Feeds

Climate change threatens to SHRINK FISH AND CHIP SUPPERS

Teeny oxygen-starved cod will hit global food supplies

Beginner's guide to SSL certificates

Climate change could threaten the quintessential British meal, the venerable fish and chips, which will only be available in small portions or not at all if boffins are correct.

The scientists have warned that the body weight of fish, including North Sea haddock and cod, will drop if oceans warm up. The theory goes that warmer waters increases the metabolic rate in fish, which will increase the demand for oxygen. If there isn't enough oxygen to go around, then the fish body weight will drop, it is believed.

According to computer models, the maximum body weight for more than 600 species could shrink by 14 to 20 per cent between the years 2000 and 2050.

“We were surprised to see such a large decrease in fish size,” study lead author William Cheung, an assistant professor at the University of British Columbia Fisheries Centre, said.

“Marine fish are generally known to respond to climate change through changing distribution and seasonality. But the unexpectedly big effect that climate change could have on body size suggests that we may be missing a big piece of the puzzle of understanding climate change effects in the ocean.”

The researchers already know that the number of fish in the world's oceans is likely to decline with climate change, but the study shows that the ones that are left will still get smaller.

The fishes' growth is linked to their oxygen supply, an idea another UBC boffin, Daniel Pauly, first suggested thirty years ago. But this is the first time his idea has been applied to the global fish population.

“It’s a constant challenge for fish to get enough oxygen from water to grow, and the situation gets worse as fish get bigger,” Pauly, who also worked on this study, said.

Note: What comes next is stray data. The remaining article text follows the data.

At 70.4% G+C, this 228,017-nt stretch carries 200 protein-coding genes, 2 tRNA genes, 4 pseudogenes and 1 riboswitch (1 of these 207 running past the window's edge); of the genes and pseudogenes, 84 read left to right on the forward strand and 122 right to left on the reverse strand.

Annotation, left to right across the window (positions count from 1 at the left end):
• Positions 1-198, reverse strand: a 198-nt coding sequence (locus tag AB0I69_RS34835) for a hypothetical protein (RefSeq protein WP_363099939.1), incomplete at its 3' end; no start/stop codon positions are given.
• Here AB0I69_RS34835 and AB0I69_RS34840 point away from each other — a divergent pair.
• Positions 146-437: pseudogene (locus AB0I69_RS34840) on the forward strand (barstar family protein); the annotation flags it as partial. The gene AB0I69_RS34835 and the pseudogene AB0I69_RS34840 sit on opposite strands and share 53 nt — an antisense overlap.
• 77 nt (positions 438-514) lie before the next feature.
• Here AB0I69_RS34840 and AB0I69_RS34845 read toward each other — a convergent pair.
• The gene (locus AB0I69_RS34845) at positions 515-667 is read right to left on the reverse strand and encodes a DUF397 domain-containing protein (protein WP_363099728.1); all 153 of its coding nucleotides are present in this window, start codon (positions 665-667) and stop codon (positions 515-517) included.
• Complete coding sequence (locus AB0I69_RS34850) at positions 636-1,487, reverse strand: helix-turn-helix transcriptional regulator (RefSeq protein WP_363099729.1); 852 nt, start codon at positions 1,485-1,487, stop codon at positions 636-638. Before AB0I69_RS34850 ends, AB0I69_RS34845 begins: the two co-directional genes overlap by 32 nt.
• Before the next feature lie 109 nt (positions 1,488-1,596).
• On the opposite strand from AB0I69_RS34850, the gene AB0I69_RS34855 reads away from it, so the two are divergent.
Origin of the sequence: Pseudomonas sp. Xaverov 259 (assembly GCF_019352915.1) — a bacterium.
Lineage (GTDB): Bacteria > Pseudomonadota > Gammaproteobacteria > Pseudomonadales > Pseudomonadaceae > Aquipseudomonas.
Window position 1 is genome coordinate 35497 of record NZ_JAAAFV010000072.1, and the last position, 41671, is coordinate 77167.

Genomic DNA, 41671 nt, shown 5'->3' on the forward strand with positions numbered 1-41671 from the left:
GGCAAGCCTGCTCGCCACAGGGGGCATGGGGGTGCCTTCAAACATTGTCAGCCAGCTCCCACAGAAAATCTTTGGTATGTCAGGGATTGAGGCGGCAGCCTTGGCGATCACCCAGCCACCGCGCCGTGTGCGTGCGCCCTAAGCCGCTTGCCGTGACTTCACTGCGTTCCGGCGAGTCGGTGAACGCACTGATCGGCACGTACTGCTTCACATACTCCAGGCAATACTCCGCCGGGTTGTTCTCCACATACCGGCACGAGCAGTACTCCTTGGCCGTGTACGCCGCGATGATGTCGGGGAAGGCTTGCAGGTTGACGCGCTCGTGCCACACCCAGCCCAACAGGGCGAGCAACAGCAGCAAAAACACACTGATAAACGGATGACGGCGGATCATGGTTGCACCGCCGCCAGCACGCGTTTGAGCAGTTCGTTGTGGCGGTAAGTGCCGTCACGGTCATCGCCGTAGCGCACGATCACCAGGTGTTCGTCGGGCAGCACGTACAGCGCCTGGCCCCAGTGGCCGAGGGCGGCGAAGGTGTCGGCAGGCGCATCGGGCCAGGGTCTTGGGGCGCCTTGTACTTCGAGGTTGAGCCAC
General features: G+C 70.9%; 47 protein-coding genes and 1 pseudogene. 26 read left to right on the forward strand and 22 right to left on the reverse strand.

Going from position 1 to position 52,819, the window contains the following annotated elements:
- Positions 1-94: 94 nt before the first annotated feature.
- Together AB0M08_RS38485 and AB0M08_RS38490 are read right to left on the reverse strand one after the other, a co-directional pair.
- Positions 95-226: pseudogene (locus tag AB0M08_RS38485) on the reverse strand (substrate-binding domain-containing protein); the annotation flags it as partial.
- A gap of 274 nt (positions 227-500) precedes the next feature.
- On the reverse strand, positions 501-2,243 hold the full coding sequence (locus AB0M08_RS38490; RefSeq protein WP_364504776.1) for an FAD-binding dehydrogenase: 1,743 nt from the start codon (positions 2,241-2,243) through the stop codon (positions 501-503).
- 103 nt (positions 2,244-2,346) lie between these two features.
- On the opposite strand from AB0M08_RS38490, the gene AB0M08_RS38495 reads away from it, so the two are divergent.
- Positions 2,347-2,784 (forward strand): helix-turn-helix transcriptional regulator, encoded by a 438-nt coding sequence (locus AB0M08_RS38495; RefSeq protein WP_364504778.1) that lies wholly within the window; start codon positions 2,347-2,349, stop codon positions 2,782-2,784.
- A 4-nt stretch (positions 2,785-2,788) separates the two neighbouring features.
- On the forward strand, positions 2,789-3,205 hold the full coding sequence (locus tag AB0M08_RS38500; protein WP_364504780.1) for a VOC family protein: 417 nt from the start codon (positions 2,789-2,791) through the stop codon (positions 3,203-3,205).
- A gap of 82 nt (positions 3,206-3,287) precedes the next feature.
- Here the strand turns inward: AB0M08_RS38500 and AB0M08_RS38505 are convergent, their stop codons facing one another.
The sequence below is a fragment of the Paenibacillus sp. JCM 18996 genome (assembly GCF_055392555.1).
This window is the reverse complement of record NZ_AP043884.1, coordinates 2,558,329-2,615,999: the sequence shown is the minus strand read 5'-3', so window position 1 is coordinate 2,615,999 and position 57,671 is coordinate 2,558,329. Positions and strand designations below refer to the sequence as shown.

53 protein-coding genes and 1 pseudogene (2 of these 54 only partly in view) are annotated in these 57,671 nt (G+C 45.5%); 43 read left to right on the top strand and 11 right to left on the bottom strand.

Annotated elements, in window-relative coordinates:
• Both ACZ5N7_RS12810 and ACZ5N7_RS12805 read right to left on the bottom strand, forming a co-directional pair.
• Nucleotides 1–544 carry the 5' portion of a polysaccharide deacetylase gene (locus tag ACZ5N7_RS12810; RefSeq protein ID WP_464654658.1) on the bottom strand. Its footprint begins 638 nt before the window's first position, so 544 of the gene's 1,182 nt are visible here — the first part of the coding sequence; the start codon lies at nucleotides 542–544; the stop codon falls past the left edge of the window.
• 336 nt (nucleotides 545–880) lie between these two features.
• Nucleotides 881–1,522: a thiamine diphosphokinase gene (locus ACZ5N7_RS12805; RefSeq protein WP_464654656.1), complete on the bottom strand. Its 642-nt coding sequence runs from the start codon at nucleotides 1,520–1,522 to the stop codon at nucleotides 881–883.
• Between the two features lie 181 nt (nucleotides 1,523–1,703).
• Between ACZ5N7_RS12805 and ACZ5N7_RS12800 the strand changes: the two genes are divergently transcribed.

“A warmer and less-oxygenated ocean, as predicted under climate change, would make it more difficult for bigger fish to get enough oxygen, which means they will stop growing sooner.”

The biggest effects of fish shrinking are likely to be seen in the tropics, but colder seas will also see the migration of those tropical fish as they warm, another factor impacting the size of fish in those waters.

The study was published in Nature Climate Change. ®

Choosing a cloud hosting partner with confidence

More from The Register

next story
Bond villains lament as Wicked Lasers withdraw death ray
Want to arm that shark? Better get in there quick
Antarctic ice THICKER than first feared – penguin-bot boffins
Robo-sub scans freezing waters, rocks warming models
Your PHONE is slowly KILLING YOU
Doctors find new Digitillnesses - 'text neck' and 'telepressure'
SEX BEAST SEALS may be egging each other on to ATTACK PENGUINS
Boffin: 'I think the behaviour is increasing in frequency'
Reuse the Force, Luke: SpaceX's Elon Musk reveals X-WING designs
And a floating carrier for recyclable rockets
The next big thing in medical science: POO TRANSPLANTS
Your brother's gonna die, kid, unless we can give him your, well ...
NASA launches new climate model at SC14
75 days of supercomputing later ...
Renewable energy 'simply WON'T WORK': Top Google engineers
Windmills, solar, tidal - all a 'false hope', say Stanford PhDs
Britain's HUMAN DNA-strewing Moon mission rakes in £200k
3 days, and Kickstarter moves lander 37% nearer takeoff
prev story

Whitepapers

Choosing cloud Backup services
Demystify how you can address your data protection needs in your small- to medium-sized business and select the best online backup service to meet your needs.
Forging a new future with identity relationship management
Learn about ForgeRock's next generation IRM platform and how it is designed to empower CEOS's and enterprises to engage with consumers.
Designing and building an open ITOA architecture
Learn about a new IT data taxonomy defined by the four data sources of IT visibility: wire, machine, agent, and synthetic data sets.
10 threats to successful enterprise endpoint backup
10 threats to a successful backup including issues with BYOD, slow backups and ineffective security.
High Performance for All
While HPC is not new, it has traditionally been seen as a specialist area – is it now geared up to meet more mainstream requirements?